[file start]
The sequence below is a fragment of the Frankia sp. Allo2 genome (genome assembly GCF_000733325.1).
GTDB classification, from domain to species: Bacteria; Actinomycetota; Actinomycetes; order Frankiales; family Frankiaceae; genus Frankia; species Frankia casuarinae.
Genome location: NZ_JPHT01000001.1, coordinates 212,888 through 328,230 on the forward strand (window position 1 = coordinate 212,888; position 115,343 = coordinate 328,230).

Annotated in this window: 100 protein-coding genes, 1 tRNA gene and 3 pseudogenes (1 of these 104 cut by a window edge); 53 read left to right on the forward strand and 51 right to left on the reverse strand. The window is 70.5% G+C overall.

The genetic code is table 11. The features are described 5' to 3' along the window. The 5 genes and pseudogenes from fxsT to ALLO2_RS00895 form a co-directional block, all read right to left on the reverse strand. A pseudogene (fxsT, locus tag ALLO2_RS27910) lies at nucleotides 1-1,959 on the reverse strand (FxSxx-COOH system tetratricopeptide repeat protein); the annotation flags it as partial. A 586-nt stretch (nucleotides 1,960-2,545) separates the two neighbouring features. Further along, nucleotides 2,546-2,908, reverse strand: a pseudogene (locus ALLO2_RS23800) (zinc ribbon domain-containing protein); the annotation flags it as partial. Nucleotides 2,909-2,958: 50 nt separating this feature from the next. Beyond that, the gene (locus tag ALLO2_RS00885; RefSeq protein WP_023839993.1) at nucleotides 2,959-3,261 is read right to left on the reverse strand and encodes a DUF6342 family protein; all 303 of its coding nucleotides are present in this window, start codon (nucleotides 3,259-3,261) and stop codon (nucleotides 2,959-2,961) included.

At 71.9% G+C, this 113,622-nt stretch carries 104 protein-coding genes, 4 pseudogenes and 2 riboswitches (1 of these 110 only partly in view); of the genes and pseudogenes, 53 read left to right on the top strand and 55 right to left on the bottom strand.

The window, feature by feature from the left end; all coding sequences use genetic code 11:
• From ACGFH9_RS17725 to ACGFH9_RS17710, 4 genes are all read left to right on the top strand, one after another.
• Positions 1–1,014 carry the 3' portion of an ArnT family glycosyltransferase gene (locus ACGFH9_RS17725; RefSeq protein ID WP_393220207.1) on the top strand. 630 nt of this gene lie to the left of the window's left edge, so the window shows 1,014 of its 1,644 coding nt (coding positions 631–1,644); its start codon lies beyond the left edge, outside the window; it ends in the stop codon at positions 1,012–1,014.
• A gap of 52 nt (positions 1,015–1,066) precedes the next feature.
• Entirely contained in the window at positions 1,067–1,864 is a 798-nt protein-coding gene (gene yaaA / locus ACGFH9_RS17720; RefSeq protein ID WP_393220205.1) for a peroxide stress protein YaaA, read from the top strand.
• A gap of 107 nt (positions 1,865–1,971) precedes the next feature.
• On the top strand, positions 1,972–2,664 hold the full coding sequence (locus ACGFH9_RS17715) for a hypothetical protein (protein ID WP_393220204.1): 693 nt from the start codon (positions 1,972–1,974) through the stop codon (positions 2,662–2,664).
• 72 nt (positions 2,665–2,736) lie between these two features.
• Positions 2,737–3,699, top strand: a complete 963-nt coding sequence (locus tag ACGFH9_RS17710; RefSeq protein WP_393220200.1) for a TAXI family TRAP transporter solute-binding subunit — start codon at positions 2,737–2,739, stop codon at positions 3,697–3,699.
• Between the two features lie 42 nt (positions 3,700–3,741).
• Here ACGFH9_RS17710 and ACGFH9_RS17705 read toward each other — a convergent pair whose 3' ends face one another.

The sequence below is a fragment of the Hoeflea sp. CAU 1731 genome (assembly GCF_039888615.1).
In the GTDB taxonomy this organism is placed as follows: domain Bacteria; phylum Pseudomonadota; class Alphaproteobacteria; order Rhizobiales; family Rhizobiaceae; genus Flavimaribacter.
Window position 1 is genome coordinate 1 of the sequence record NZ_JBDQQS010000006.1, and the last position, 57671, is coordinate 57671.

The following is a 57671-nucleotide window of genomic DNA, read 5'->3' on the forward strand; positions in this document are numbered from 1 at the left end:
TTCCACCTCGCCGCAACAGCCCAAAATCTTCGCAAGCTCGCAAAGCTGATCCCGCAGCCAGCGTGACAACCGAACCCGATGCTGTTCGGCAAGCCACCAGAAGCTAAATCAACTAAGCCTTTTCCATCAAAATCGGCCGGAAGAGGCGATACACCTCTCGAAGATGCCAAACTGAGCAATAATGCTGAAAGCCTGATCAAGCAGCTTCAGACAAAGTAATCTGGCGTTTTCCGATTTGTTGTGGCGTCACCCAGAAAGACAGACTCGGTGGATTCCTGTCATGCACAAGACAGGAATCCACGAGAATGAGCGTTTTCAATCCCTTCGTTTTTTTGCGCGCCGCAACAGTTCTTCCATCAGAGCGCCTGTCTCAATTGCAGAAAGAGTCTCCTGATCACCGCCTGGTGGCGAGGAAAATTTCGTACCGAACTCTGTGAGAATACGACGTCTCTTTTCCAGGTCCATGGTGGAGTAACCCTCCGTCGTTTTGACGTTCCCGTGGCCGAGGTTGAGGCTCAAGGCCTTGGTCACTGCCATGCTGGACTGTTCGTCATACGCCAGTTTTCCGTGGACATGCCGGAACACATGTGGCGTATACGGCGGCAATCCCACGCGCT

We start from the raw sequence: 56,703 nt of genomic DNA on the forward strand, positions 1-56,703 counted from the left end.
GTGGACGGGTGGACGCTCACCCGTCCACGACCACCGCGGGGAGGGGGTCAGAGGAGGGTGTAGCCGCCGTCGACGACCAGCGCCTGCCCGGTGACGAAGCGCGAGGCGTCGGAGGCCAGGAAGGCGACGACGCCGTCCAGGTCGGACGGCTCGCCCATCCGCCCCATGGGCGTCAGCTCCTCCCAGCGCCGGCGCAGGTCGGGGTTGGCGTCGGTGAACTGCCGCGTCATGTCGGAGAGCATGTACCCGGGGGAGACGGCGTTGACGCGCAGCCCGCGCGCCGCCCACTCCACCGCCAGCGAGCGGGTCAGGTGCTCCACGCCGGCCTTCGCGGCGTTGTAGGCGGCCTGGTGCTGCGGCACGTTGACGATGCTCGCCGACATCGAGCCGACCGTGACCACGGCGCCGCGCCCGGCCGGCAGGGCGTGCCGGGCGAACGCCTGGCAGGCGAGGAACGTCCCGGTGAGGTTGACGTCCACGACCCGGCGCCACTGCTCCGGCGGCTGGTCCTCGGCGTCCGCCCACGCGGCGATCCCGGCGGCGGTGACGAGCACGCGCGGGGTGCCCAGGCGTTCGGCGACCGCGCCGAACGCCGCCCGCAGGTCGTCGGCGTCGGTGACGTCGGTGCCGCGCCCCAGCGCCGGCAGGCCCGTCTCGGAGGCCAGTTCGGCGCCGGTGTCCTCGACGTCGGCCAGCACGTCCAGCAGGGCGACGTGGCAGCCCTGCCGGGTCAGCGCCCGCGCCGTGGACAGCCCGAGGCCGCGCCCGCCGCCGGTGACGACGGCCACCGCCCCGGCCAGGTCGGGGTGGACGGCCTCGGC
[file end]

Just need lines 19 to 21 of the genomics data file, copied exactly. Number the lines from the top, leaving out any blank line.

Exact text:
In the GTDB taxonomy this organism is placed as follows: domain Bacteria; phylum Pseudomonadota; class Alphaproteobacteria; order Rhizobiales; family Rhizobiaceae; genus Flavimaribacter.
Window position 1 is genome coordinate 1 of the sequence record NZ_JBDQQS010000006.1, and the last position, 57671, is coordinate 57671.

The following is a 57671-nucleotide window of genomic DNA, read 5'->3' on the forward strand; positions in this document are numbered from 1 at the left end: